Just Bad Writing by Emma Cameron

boys reading
Children's Author | Learning to write

What constitutes good or bad writing is subjective because, from a reader’s viewpoint, what we like and dislike varies greatly. Despite this, there are ways of writing that will usually be considered poor. To demonstrate this, I’m delighted to share the words of my grandson, aged five, when forced to endure ‘take home readers’.

Though not particularly fast in learning to read, Master Five valued story and longed to be able to read things himself. Despite this longing, the pleasure of deciphering a narrative was eroded away as he came to uncover lots of repetition. He found early readers so boring he resented having to slog through them.

One particular day, reading to Pa, he stopped part way through a text to declare, ‘The person who wrote this has made lots of mistakes.’

‘No they haven’t,’ said Pa. ‘Keep reading.’

‘But it’s wrong,’ came the answer.

The story was about an old man who gained social interaction by spending time near his front gate. Each time a different person passed by, they greeted him.

‘Tell Pa what exactly is wrong,’ I said. I wasn’t sure what was coming.

‘Okay, listen.’ Master Five began reading. ‘The post man arrived. Good morning, Mr Jones, said the post man.’

‘That’s right,’ said Pa.

‘No, it’s not,’ came the reply. ‘It says the post man arrived, so when he says, Good morning, Mr Jones, it shouldn’t say said the post man. Of course it was the post man who said it. That’s who just arrived.’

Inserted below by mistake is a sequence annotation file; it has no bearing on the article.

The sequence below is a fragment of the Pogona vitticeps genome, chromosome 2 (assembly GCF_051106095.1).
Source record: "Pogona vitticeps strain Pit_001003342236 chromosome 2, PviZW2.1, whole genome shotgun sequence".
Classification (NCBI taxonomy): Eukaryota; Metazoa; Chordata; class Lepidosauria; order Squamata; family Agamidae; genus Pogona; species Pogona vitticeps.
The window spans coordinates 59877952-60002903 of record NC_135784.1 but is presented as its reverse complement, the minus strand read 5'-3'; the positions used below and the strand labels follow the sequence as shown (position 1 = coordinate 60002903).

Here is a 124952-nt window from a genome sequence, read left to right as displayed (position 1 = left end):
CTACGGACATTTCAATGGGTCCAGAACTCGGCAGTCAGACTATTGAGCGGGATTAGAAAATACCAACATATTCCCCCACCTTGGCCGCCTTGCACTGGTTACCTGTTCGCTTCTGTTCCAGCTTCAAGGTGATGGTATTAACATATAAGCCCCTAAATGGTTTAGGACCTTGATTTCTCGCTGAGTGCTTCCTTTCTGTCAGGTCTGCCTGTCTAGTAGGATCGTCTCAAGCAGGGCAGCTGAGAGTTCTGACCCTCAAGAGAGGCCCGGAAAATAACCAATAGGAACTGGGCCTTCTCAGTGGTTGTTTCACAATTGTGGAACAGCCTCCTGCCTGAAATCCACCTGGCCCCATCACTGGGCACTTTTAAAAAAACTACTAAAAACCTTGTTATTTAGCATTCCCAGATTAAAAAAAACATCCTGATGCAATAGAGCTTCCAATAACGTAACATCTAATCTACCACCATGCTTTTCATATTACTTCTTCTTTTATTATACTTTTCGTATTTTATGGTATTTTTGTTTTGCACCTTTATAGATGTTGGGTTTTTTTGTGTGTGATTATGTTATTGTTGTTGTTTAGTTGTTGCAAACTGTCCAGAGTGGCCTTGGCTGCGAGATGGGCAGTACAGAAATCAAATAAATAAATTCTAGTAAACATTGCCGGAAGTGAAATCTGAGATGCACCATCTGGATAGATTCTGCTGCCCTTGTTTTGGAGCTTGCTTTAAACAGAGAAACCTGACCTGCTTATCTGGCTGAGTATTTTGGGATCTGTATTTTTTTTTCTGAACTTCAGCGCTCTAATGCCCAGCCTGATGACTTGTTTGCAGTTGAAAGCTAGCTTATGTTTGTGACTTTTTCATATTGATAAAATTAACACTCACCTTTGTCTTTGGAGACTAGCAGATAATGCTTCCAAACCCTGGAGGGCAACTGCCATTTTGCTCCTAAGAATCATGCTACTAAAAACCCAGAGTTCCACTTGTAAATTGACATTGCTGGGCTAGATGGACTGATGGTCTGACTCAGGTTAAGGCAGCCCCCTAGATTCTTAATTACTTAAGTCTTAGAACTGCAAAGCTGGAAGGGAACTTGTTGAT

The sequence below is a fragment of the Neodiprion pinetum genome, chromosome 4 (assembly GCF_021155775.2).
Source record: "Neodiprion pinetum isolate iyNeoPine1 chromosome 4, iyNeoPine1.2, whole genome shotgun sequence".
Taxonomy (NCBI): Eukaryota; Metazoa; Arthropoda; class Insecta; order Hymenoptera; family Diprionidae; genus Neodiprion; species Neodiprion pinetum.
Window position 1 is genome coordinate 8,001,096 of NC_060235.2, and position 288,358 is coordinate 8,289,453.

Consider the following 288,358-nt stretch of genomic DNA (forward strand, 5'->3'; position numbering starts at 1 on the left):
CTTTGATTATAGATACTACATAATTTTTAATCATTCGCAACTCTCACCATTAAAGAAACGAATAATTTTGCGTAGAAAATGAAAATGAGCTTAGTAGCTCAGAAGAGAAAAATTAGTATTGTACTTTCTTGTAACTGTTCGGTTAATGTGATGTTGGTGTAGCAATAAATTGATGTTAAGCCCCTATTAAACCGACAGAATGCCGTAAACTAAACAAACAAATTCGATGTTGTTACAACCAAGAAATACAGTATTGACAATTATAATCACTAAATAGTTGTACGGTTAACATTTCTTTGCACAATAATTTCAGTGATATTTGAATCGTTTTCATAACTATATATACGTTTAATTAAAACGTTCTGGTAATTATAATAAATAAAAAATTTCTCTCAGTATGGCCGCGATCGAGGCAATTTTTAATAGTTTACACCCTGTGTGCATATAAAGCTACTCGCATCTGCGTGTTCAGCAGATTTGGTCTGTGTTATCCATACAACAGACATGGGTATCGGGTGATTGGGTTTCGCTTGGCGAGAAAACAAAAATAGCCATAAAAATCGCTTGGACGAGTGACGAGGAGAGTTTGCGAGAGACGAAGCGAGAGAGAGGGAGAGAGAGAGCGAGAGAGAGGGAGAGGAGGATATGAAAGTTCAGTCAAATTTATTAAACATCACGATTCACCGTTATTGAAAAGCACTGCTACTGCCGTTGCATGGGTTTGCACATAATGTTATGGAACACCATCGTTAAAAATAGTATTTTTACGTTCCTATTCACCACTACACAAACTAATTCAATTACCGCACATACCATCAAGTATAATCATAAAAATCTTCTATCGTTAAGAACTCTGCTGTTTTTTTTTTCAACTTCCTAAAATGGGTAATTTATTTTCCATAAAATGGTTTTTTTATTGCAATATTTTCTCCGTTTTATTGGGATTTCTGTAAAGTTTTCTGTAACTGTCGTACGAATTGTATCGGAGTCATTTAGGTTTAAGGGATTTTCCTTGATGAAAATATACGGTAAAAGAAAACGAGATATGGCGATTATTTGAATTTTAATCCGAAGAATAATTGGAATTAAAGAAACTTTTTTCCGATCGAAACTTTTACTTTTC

‘Well, that’s not exactly wrong,’ said Pa.

‘Fine,’ said Master Five. ‘Technically it’s not wrong.’ (Yes, kids of five use this wording.) ‘But if you want to say that someone said it, you don’t need to say said the post man. You just say, he said.’

Noticing Master Five gritting his teeth as he conceded this, I said, ‘You are right. I guess what we need to remember is that because this sort of story is written to help us learn to read, it repeats some words so that we become familiar with them.’

‘Well, that means it’s worse than boring,’ came the answer. ‘It’s just bad writing.’

On the inside, I was cheering. See, while this is the kind of example I’d use to demonstrate poor writing, he doesn’t hear me talking about this. He’s concluded this by himself because he’s been exposed to good writing ever since he was read to.

So, if you write for kids, never resort to writing poorly. Get rid of unnecessary words and only use that repetitive style for when publishers ask you to write specifically for the ‘take home reader’ market.

Emma Cameron


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